The value of an open geo commons

The amount of consternation regarding Apple’s new mapping app for iOS 6 doesn’t seem to be dying down. It shouldn’t: David Pogue called the Apple Map app “an appalling first release,” and maybe “the most embarrassing, least usable piece of software Apple has ever unleashed.” It’s going to take a while for Apple Maps to improve — maybe even years, based upon how long it took for Google to improve maps. In the meantime, iPhone users can go to maps.google.com on Safari, along with the other third-party alternatives that Apple CEO Tim Cook recommended in his letter of apology.

In the wake of “#MAppleGate,” there’s suddenly a lot more attention being paid to the importance and value of mapping data, including how difficult it is to do maps right. And that’s where OpenStreetMap comes in. That’s also why the Knight Foundation is putting more than $500,000 behind tools from Development Seed: it will help to sustain and improve an open geo data commons that media organizations large and small can tap into to inform communities using maps.

“There are two ways the geo data space is going to evolve: 1) in closed silos of proprietary owned data or 2) in the open,” said Eric Gundersen, co-founder and CEO of Development Seed in a recent interview. “Our community does not need a fleet of cars driving millions of miles. We need good infrastructure to make it easy for people to map their surroundings and good community tools to help us garden the data and improve quality. As geo data becomes core to mobile, maps are a canvas to visualizing the ‘where’.”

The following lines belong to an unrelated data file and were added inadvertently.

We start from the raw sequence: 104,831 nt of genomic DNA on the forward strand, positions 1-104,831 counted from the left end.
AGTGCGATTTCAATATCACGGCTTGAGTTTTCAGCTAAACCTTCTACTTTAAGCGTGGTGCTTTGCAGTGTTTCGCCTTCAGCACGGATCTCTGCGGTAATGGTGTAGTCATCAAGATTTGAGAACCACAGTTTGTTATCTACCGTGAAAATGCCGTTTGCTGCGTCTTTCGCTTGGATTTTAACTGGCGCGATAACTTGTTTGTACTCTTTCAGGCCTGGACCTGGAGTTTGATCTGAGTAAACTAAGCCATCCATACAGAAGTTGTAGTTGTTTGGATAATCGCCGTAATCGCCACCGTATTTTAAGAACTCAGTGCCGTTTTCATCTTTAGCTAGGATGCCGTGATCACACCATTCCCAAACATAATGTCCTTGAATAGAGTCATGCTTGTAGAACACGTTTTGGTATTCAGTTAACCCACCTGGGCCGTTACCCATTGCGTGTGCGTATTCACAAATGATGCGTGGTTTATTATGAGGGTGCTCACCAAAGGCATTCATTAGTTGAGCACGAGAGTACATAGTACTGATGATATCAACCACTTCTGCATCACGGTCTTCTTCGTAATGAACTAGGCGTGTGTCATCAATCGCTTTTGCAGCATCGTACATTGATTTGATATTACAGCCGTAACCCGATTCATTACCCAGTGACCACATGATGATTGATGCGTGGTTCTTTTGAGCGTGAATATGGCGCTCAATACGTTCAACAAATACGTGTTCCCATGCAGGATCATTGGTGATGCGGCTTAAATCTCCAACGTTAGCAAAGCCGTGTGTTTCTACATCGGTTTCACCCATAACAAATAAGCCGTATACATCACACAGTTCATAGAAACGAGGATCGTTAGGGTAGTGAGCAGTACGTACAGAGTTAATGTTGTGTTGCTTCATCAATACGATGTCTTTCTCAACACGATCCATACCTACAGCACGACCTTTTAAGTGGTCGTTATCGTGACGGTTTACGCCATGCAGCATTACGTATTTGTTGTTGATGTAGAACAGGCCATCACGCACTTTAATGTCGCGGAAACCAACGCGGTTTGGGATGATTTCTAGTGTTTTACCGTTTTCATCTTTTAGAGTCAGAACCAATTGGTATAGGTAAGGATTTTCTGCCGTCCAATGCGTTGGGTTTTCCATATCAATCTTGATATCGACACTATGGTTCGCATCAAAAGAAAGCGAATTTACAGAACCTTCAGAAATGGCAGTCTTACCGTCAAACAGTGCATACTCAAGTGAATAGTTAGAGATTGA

As with Wikipedia, there will be people who doubt whether an open source digital map revolution enabled by MapBox, Development Seed’s open source mapping suite will come to pass. Then again, how many people believed a decade ago that Wikipedia would grow into the knowledge repository it is today?

“We are trying to radically lower the barrier of entry to map making for organizations and activists,” Gundersen told me last April. Given that they’re up against Google in mapmaking, the relatively tiny DC startup is banking on OpenStreetMap looking more like Wikipedia than Google Knol in a few years.

“Open” is in

Open data is a common thread that connects the winners — but the openness doesn’t stop there. Open maps. Open source. Open government. Open journalism. That this theme has emerged as a strong pulse isn’t a tremendous surprise, given a global movement to apply technology to open government. Moreover, no one should take this to mean that immense amounts of business, society, technology, media and government aren’t still closed. Clearly, that’s not the situation. But there’s a strong case to be made that open is the way of the day.

Data won’t save the world, on its own. However, when data is applied for the public good and put to work, there are a growing number of examples that raise optimism about data’s role in the future of journalism.

Photo Credit: Eric Fisher

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  • Jackanderson505